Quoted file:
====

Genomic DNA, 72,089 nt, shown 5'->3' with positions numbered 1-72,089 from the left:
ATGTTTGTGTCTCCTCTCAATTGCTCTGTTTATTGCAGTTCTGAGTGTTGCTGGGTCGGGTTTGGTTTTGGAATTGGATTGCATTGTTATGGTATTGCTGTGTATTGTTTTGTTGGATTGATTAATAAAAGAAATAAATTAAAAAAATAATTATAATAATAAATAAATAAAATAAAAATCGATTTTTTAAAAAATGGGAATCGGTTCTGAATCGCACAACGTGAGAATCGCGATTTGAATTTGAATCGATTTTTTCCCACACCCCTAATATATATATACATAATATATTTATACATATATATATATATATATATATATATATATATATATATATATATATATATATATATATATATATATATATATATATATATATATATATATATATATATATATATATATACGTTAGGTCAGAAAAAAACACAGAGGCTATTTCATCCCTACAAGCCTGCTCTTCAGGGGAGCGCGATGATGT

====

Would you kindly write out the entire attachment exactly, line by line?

Genomic DNA, 72,089 nt, shown 5'->3' with positions numbered 1-72,089 from the left:
ATGTTTGTGTCTCCTCTCAATTGCTCTGTTTATTGCAGTTCTGAGTGTTGCTGGGTCGGGTTTGGTTTTGGAATTGGATTGCATTGTTATGGTATTGCTGTGTATTGTTTTGTTGGATTGATTAATAAAAGAAATAAATTAAAAAAATAATTATAATAATAAATAAATAAAATAAAAATCGATTTTTTAAAAAATGGGAATCGGTTCTGAATCGCACAACGTGAGAATCGCGATTTGAATTTGAATCGATTTTTTCCCACACCCCTAATATATATATACATAATATATTTATACATATATATATATATATATATATATATATATATATATATATATATATATATATATATATATATATATATATATATATATATATATATATATATATATATATATATATATACGTTAGGTCAGAAAAAAACACAGAGGCTATTTCATCCCTACAAGCCTGCTCTTCAGGGGAGCGCGATGATGT